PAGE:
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The flowers of history, especially such as relate to the affairs of Britain. Vol. II. A.D. 1066 to A.D. I307.


Sir John Froissart's Chronicles of England, France, Spain and the Ajoining Countries from the latter part of the reign of Edward II to the coronation of Henry IV in 12 volumes 

Chronicles of Enguerrand De Monstrelet (Sir John Froissart's Chronicles continuation) in 13 volumes 

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The flowers of history, especially such as relate to the affairs of Britain. Vol. II. A.D. 1066 to A.D. I307.
page 456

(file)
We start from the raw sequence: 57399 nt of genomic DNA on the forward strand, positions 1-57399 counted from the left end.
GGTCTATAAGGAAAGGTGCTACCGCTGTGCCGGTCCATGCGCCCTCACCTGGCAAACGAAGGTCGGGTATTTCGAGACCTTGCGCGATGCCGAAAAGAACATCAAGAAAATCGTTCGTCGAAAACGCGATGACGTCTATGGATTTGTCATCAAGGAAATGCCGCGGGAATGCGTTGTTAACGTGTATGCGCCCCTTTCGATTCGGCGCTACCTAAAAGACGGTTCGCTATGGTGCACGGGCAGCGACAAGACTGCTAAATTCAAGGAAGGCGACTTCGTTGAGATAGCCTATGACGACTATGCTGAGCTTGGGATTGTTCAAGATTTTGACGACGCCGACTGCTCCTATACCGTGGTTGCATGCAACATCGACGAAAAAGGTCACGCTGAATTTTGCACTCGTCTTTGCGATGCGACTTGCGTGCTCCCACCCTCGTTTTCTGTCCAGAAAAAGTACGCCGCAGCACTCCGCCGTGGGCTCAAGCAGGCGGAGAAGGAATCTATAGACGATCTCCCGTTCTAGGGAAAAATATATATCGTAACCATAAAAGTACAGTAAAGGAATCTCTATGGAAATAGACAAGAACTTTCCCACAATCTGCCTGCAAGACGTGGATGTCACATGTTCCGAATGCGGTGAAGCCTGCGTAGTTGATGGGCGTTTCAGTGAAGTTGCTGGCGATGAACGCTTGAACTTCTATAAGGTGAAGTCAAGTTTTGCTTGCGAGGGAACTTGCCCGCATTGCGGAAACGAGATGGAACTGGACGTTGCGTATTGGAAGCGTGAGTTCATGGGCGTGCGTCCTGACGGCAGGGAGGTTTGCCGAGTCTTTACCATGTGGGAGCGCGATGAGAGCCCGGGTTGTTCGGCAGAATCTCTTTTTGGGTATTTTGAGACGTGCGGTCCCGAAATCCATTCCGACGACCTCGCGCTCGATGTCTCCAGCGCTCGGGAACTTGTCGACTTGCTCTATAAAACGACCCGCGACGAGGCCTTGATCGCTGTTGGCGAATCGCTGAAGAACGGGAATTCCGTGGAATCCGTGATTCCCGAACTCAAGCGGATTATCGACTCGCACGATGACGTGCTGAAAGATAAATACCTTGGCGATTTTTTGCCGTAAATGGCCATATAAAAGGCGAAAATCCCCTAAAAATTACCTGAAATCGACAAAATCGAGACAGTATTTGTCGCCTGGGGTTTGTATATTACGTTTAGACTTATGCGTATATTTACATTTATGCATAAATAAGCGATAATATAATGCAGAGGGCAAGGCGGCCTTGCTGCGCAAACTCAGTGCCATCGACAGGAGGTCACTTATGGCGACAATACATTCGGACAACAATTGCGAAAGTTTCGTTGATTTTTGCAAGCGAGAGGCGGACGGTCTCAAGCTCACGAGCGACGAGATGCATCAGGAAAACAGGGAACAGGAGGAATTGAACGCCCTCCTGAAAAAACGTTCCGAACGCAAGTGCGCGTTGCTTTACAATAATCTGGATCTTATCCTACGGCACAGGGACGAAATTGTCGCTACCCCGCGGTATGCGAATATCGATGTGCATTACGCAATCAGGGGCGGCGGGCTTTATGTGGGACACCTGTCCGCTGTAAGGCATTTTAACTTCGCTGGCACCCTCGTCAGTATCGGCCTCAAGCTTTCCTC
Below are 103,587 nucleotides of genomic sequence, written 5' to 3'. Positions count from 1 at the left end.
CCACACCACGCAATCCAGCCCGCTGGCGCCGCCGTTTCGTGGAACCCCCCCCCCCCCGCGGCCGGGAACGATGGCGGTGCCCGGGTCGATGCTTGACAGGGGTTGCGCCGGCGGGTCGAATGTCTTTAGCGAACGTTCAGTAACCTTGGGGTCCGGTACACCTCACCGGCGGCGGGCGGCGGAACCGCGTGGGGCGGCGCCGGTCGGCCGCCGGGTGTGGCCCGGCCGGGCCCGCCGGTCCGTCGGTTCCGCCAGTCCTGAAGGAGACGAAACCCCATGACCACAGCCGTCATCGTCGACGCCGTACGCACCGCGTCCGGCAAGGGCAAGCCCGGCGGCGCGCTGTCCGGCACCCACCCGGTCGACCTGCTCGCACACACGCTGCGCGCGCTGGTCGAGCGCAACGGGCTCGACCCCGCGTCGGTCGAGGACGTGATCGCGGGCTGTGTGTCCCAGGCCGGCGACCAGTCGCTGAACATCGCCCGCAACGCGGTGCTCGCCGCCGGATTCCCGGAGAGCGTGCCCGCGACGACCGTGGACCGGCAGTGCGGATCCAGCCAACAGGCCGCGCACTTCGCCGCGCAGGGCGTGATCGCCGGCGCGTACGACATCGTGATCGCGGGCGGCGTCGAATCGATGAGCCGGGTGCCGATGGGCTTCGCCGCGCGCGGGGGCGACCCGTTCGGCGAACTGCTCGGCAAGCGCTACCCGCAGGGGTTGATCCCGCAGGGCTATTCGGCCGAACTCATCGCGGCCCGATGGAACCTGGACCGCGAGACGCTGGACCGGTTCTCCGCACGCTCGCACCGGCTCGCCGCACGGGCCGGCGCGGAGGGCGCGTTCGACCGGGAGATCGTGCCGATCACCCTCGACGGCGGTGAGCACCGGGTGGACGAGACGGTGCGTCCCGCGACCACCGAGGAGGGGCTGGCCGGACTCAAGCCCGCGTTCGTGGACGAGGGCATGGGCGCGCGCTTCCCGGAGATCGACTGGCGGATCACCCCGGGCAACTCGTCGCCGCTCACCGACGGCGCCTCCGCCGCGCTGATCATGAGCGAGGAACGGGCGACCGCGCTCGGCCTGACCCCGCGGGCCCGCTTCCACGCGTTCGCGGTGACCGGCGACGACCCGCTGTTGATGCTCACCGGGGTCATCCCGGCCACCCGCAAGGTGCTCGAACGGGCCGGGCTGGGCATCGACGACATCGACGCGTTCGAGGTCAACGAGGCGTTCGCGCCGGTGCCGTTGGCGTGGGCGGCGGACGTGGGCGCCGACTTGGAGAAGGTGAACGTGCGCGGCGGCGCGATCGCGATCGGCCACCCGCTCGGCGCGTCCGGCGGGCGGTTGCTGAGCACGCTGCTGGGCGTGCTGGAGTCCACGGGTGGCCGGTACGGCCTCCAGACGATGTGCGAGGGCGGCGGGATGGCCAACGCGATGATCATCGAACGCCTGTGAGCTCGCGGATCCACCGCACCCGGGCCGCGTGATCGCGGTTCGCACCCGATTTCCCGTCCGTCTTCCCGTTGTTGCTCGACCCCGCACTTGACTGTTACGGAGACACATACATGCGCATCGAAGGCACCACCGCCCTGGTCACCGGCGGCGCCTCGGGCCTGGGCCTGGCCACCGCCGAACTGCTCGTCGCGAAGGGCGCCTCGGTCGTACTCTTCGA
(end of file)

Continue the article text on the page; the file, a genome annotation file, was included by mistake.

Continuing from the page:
A.D.1268. YIOLEXT CONDUCT OF THE SAUL Ot WABSEITNE. 449 Spain, at that time senator of the city, and with a Roman army. And they were met by Charles, king of Apulia and Sicily, near Naples, who, relying on the aid of pope Clement, defeated them. Afterwards, Charles obtained the sovereignty over all Romagna and Tuscany, and appointed Guy de Montfort his viceroy. This Guy, by the advice of count Aldebrand, surnamed Scarlet, whose daughter he had married, inflicted many injuries on the Romans and Tuscans. Ahout this time, too, the Greeks, through fear of Charles, espoused the faith of the Roman Church, in the time of pope Clement, which, however, they afterwards openly abandoned. Concerning the contention between the earl of Warrenne and Henry de Lacy, earl of Lincoln. A.D . 1268. King Henry celebrated the Nativity of the Lord at Westminster, devoting himself with much eagerness to the praises of God, because the Lord had established his kingdom after such perilous wars. Therefore, while the king, the head of the kingdom, had rest, the members of the kingdom began to come into collision with one another. For an exceedingly violent quarrel arose between John de Warrenne and Henry de Ijacy, the future earl of Lincoln, on the subject of some pasture land. And the two chiefs having prepared armies, made themselves ready for battle, but feared to come to actual conflict. The king sent his justiciaries to them, in order to terminate the aforementioned quarrel, either by judicial sentence or by reconciling the parties. And they, having investigated the truth by means of àie sworn testimony of the men of that district, adjudged the right in the dispute to be with the aforesaid Henry de Lacy. A second violent quarrel existed between the same John de Warrenne and the noble person Alan de la Suche, a baron, concerning some rights and estates, and it was conducted before the justiciaries of the king at Westminster. But the earl above mentioned, expecting that he should lose his cause as far as the judicial sentence went, having, as before, attacked the aforesaid Alan and his son and heir with great abuse, rushed violently into the king's palace, leaving the father half dead, and wounded the son also as he fled. And having perpetrated this crime, he fled to the castle of Ryegate, and was pursued by the eldest son of the king, prince Edward, with a numerous army, who was determined to avenge the insult offered to the royal dignity. So the earl being suddenly over- TOL. II. ο ο

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